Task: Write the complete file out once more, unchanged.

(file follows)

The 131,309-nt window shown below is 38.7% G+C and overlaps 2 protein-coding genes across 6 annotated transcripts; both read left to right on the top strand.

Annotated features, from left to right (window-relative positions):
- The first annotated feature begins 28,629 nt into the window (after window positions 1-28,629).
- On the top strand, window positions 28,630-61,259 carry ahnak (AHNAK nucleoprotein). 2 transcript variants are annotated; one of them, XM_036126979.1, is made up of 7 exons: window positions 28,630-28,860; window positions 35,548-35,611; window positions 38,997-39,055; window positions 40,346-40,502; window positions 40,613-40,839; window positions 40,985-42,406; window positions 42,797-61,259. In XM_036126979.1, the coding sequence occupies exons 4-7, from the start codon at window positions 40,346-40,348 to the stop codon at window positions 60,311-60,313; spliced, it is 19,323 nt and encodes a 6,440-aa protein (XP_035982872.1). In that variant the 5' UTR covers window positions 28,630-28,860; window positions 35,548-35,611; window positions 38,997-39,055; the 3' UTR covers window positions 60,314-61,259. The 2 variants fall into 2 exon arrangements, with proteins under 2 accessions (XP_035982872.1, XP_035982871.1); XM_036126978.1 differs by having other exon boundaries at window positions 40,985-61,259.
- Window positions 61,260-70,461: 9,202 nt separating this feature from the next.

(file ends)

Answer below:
The 131,309-nt window shown below is 38.7% G+C and overlaps 2 protein-coding genes across 6 annotated transcripts; both read left to right on the top strand.

Annotated features, from left to right (window-relative positions):
- The first annotated feature begins 28,629 nt into the window (after window positions 1-28,629).
- On the top strand, window positions 28,630-61,259 carry ahnak (AHNAK nucleoprotein). 2 transcript variants are annotated; one of them, XM_036126979.1, is made up of 7 exons: window positions 28,630-28,860; window positions 35,548-35,611; window positions 38,997-39,055; window positions 40,346-40,502; window positions 40,613-40,839; window positions 40,985-42,406; window positions 42,797-61,259. In XM_036126979.1, the coding sequence occupies exons 4-7, from the start codon at window positions 40,346-40,348 to the stop codon at window positions 60,311-60,313; spliced, it is 19,323 nt and encodes a 6,440-aa protein (XP_035982872.1). In that variant the 5' UTR covers window positions 28,630-28,860; window positions 35,548-35,611; window positions 38,997-39,055; the 3' UTR covers window positions 60,314-61,259. The 2 variants fall into 2 exon arrangements, with proteins under 2 accessions (XP_035982872.1, XP_035982871.1); XM_036126978.1 differs by having other exon boundaries at window positions 40,985-61,259.
- Window positions 61,260-70,461: 9,202 nt separating this feature from the next.